What do you get when PhD students in ecology and management work together to tackle a complex issue like food sustainability? An interdisciplinary collaboration that brings new perspectives to old problems.
“You can’t have interdisciplinary work if you don’t have people who share a set of common values,” says Rita Hansen Sterne, a PhD student in management and lead author of “Paradox and Dialogue: Ecology, Management and Food Sustainability.” She co-wrote the presentation with Anahita Khazaei, also a PhD student in management, and Collette Ward and Eric Harvey, both PhD students in ecology. They presented their findings in June at the Agriculture, Food and Human Values Society Conference in Michigan.
Explaining the title of their paper, Hansen Sterne says, “Paradox is not just about solving problems. It’s about getting groups that are disparate in their interests to work together.” Food sustainability is one example of an issue that brings people together with strong and, often opposing, viewpoints.
The management and ecology students soon realized they had more in common than they previously thought. “What was interesting, I think, for the ecologists was that they didn’t realize that the management literature wasn’t just about the corporate regime,” says Hansen Sterne. “They discovered that management literature is, in fact, about any organization or group and how they achieve their goals.”
Although they came from different academic backgrounds, the students used similar terminology, but in different contexts. Competition, for example, is a term used in ecology when referring to resources such as food, water and habitat. In business, it’s used in reference to consumers. “How competition is dealt with is quite different,” says Hansen Sterne. “In nature, we accept that there’s going to be death. We don’t – hopefully – see death in industry, but we know that there are deaths of companies.”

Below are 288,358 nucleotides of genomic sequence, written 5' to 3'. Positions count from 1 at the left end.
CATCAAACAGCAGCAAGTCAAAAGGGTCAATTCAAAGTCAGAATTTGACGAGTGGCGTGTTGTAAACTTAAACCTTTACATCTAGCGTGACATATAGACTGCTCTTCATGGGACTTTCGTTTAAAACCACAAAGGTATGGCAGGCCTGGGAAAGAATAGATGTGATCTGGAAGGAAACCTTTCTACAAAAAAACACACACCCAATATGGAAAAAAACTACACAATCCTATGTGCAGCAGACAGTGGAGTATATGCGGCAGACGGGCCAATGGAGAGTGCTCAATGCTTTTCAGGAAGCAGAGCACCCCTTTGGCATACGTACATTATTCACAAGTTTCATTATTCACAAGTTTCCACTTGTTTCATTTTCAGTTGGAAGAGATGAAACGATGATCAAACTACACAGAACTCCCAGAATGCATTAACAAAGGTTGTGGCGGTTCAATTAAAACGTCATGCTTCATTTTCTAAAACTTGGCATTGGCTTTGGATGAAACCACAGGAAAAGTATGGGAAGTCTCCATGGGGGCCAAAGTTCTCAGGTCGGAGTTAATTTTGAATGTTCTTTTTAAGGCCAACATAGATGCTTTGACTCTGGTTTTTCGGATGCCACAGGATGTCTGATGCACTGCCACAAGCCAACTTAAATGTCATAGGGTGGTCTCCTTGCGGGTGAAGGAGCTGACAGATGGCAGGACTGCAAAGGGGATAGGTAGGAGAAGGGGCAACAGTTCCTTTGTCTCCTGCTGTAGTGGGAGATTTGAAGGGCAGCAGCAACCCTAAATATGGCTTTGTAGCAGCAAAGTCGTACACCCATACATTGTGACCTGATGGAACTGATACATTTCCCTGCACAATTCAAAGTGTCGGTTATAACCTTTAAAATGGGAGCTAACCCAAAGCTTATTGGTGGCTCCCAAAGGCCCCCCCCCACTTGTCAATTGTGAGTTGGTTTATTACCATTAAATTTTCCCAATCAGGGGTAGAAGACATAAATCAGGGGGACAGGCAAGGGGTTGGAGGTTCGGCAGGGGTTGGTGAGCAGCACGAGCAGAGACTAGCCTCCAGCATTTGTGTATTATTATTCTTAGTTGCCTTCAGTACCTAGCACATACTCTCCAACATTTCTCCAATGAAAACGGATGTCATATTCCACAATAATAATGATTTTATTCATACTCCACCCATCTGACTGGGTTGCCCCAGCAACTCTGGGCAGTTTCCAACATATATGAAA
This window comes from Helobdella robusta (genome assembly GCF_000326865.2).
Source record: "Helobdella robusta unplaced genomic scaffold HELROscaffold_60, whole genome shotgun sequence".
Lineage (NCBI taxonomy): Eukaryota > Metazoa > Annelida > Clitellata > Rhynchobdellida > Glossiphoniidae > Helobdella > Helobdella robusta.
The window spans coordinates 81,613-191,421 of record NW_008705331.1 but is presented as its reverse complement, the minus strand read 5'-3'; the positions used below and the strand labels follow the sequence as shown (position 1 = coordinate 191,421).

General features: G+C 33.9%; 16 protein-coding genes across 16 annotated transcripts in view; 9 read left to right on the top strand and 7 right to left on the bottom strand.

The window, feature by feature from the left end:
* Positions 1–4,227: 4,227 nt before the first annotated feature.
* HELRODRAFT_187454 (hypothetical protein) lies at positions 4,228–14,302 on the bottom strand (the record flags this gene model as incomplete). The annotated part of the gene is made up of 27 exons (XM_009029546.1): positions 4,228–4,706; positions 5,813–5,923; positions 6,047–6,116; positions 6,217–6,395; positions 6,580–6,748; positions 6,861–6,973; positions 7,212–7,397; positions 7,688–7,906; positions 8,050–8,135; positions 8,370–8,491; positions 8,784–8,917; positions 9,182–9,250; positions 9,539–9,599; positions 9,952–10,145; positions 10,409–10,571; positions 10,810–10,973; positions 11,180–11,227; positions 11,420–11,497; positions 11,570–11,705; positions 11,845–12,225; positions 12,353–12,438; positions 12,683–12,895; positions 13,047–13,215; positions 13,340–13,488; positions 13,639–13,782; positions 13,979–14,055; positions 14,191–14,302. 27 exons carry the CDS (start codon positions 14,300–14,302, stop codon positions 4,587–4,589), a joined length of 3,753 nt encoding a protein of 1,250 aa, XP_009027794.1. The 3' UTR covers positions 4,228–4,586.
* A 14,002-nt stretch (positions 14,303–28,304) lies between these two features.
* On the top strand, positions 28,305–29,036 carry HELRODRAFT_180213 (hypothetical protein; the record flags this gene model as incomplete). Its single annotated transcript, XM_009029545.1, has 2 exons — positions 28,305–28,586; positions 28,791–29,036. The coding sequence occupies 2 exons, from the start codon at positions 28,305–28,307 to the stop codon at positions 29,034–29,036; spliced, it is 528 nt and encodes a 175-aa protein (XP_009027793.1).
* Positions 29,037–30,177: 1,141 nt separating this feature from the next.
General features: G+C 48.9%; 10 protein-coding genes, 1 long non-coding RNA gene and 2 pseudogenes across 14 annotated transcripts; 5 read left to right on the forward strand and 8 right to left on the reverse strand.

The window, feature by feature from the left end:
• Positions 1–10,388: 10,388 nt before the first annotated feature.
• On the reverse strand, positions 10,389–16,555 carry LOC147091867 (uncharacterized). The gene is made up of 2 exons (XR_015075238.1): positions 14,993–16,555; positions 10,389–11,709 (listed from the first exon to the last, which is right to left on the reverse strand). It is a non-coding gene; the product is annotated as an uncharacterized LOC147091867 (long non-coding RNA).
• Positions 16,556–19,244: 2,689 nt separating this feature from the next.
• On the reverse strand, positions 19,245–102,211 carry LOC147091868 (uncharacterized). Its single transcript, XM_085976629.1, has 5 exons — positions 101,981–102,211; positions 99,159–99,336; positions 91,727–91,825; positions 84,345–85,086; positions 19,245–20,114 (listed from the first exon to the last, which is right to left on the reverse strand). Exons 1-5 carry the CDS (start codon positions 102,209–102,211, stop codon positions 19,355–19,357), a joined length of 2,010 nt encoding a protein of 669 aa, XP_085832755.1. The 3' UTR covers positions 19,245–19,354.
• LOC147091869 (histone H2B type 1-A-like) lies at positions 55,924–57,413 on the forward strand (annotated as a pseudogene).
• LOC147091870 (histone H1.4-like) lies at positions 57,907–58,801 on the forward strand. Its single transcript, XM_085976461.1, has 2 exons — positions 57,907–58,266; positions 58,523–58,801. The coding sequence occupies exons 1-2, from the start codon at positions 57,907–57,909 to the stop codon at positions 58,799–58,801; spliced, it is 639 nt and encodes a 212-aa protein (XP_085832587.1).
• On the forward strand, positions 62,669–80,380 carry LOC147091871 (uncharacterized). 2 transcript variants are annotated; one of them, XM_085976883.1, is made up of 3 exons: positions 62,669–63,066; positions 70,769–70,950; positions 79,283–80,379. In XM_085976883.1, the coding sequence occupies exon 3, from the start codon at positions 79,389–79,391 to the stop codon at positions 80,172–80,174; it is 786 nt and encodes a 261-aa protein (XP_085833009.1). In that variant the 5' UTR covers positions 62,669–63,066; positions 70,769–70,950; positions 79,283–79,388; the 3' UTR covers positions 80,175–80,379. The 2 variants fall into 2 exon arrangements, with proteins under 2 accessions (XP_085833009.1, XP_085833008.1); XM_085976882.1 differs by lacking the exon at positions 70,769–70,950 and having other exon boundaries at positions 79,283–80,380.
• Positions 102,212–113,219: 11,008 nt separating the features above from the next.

Resilience is another term that both ecologists and managers use differently, she adds. In ecology, resilience refers to adaptation or evolution, whereas in management, resilience means bouncing back from adversity.
The students also had different approaches to doing research, but combining their research methods led to a new appreciation of their strengths. “We all feel that what we’ve learned will help us approach any interdisciplinary work in the future,” says Hansen Sterne.
Universities are often blamed for being “silos” where knowledge stays within the lab or office in which it was generated, she adds. Collaboration between disciplines can help break down those walls so that information can flow more freely and questions can be answered more efficiently.
“We all felt so strongly about the fact that the problems of the world are too big to be set in the silo,” she says, adding that the group was united by its belief in collaboration as a means of addressing these problems. She says working with PhD students in other disciplines enhanced her own experience as a PhD student, and she encourages others to do the same.
This isn’t the first time Hansen Sterne has worked on a food-related research project as part of her PhD. Her thesis is looking at marketing-related capabilities of meat processing firms in Ontario that operate in supply-managed environments.
Her interest in sustainable food production also extends into other parts of her life. About 15 years ago, she became involved in community shared agriculture (CSA). At the beginning of each growing season, she pays a lump sum to a farmer and receives a share of the crop. “It’s the idea of giving fair return to that farmer for their work,” she says. “Part of the CSA model is that people will engage with agriculture and understand more about the food, where it comes from and how it’s produced.”